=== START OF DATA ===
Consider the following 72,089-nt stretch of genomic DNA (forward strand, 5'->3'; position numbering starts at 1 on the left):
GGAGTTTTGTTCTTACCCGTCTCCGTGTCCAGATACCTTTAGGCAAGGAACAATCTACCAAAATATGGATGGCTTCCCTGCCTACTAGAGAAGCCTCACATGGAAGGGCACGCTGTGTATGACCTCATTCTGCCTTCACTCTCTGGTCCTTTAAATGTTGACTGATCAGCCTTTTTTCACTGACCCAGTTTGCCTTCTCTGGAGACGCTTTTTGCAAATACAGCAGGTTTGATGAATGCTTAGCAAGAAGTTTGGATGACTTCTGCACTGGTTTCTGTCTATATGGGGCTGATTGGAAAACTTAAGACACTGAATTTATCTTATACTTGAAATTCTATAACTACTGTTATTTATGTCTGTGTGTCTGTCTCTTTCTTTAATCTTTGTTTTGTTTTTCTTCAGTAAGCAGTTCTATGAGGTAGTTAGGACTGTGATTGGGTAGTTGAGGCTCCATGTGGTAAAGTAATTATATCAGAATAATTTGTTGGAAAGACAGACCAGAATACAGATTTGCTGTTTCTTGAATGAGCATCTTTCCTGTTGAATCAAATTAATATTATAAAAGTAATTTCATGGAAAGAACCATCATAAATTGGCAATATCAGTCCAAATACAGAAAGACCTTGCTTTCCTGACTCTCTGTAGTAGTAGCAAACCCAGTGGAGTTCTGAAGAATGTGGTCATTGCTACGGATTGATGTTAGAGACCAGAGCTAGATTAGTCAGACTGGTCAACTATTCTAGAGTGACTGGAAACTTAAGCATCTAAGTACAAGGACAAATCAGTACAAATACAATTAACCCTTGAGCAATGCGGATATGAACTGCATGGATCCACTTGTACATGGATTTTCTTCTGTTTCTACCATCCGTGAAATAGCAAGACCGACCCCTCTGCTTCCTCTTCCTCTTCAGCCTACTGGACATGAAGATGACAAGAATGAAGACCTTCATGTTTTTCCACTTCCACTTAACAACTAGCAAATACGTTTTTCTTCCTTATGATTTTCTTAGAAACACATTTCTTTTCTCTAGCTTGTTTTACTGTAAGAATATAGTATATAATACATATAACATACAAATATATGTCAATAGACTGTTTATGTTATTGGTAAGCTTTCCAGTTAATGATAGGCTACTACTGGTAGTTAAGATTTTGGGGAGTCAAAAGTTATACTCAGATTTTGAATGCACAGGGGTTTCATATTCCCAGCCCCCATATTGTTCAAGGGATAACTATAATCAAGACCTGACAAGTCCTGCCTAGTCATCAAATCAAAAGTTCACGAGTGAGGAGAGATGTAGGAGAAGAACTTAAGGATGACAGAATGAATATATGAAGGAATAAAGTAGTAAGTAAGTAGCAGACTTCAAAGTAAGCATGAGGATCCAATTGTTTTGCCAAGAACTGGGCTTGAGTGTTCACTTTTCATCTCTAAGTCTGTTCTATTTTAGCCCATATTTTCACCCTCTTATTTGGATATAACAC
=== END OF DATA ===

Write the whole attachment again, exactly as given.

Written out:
Consider the following 72,089-nt stretch of genomic DNA (forward strand, 5'->3'; position numbering starts at 1 on the left):
GGAGTTTTGTTCTTACCCGTCTCCGTGTCCAGATACCTTTAGGCAAGGAACAATCTACCAAAATATGGATGGCTTCCCTGCCTACTAGAGAAGCCTCACATGGAAGGGCACGCTGTGTATGACCTCATTCTGCCTTCACTCTCTGGTCCTTTAAATGTTGACTGATCAGCCTTTTTTCACTGACCCAGTTTGCCTTCTCTGGAGACGCTTTTTGCAAATACAGCAGGTTTGATGAATGCTTAGCAAGAAGTTTGGATGACTTCTGCACTGGTTTCTGTCTATATGGGGCTGATTGGAAAACTTAAGACACTGAATTTATCTTATACTTGAAATTCTATAACTACTGTTATTTATGTCTGTGTGTCTGTCTCTTTCTTTAATCTTTGTTTTGTTTTTCTTCAGTAAGCAGTTCTATGAGGTAGTTAGGACTGTGATTGGGTAGTTGAGGCTCCATGTGGTAAAGTAATTATATCAGAATAATTTGTTGGAAAGACAGACCAGAATACAGATTTGCTGTTTCTTGAATGAGCATCTTTCCTGTTGAATCAAATTAATATTATAAAAGTAATTTCATGGAAAGAACCATCATAAATTGGCAATATCAGTCCAAATACAGAAAGACCTTGCTTTCCTGACTCTCTGTAGTAGTAGCAAACCCAGTGGAGTTCTGAAGAATGTGGTCATTGCTACGGATTGATGTTAGAGACCAGAGCTAGATTAGTCAGACTGGTCAACTATTCTAGAGTGACTGGAAACTTAAGCATCTAAGTACAAGGACAAATCAGTACAAATACAATTAACCCTTGAGCAATGCGGATATGAACTGCATGGATCCACTTGTACATGGATTTTCTTCTGTTTCTACCATCCGTGAAATAGCAAGACCGACCCCTCTGCTTCCTCTTCCTCTTCAGCCTACTGGACATGAAGATGACAAGAATGAAGACCTTCATGTTTTTCCACTTCCACTTAACAACTAGCAAATACGTTTTTCTTCCTTATGATTTTCTTAGAAACACATTTCTTTTCTCTAGCTTGTTTTACTGTAAGAATATAGTATATAATACATATAACATACAAATATATGTCAATAGACTGTTTATGTTATTGGTAAGCTTTCCAGTTAATGATAGGCTACTACTGGTAGTTAAGATTTTGGGGAGTCAAAAGTTATACTCAGATTTTGAATGCACAGGGGTTTCATATTCCCAGCCCCCATATTGTTCAAGGGATAACTATAATCAAGACCTGACAAGTCCTGCCTAGTCATCAAATCAAAAGTTCACGAGTGAGGAGAGATGTAGGAGAAGAACTTAAGGATGACAGAATGAATATATGAAGGAATAAAGTAGTAAGTAAGTAGCAGACTTCAAAGTAAGCATGAGGATCCAATTGTTTTGCCAAGAACTGGGCTTGAGTGTTCACTTTTCATCTCTAAGTCTGTTCTATTTTAGCCCATATTTTCACCCTCTTATTTGGATATAACAC